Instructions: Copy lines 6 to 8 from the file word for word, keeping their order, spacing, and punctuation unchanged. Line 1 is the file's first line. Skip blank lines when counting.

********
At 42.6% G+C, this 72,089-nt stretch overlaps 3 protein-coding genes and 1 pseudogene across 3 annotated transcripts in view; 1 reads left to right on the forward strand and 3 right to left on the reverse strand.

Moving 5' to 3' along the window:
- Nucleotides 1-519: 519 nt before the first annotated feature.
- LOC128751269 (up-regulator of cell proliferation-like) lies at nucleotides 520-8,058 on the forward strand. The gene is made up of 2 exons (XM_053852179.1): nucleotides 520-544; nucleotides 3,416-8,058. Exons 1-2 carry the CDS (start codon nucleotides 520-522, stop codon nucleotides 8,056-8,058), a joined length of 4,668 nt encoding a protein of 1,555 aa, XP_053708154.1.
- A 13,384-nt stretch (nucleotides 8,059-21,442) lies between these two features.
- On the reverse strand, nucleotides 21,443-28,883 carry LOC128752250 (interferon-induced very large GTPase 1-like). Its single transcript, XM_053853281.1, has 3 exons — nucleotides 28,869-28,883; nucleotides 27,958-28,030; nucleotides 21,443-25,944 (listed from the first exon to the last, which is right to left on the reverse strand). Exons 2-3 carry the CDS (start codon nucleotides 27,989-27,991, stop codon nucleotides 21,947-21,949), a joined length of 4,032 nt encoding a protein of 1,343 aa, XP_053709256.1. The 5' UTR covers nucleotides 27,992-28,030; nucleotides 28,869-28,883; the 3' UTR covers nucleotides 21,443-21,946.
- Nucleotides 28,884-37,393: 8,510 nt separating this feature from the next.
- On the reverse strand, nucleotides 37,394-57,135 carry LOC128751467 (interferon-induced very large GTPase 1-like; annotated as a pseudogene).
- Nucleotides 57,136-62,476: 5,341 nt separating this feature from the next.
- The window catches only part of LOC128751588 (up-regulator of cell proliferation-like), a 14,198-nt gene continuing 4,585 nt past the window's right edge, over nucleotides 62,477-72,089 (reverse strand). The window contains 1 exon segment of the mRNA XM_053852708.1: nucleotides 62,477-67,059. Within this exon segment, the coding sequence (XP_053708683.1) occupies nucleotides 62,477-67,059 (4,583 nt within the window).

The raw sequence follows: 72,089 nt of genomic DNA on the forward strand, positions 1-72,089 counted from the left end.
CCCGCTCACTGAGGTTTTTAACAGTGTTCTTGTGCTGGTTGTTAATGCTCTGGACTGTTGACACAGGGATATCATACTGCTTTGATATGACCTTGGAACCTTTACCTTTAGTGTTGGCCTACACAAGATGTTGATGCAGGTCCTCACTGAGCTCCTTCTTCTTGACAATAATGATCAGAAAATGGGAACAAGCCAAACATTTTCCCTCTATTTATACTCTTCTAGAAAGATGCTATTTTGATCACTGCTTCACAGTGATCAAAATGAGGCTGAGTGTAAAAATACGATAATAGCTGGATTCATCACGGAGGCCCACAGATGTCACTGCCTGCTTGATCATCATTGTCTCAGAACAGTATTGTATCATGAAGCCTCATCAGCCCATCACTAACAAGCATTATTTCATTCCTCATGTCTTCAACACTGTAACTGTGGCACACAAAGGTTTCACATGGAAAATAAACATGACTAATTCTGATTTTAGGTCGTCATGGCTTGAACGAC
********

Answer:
- On the reverse strand, nucleotides 21,443-28,883 carry LOC128752250 (interferon-induced very large GTPase 1-like). Its single transcript, XM_053853281.1, has 3 exons — nucleotides 28,869-28,883; nucleotides 27,958-28,030; nucleotides 21,443-25,944 (listed from the first exon to the last, which is right to left on the reverse strand). Exons 2-3 carry the CDS (start codon nucleotides 27,989-27,991, stop codon nucleotides 21,947-21,949), a joined length of 4,032 nt encoding a protein of 1,343 aa, XP_053709256.1. The 5' UTR covers nucleotides 27,992-28,030; nucleotides 28,869-28,883; the 3' UTR covers nucleotides 21,443-21,946.
- Nucleotides 28,884-37,393: 8,510 nt separating this feature from the next.
- On the reverse strand, nucleotides 37,394-57,135 carry LOC128751467 (interferon-induced very large GTPase 1-like; annotated as a pseudogene).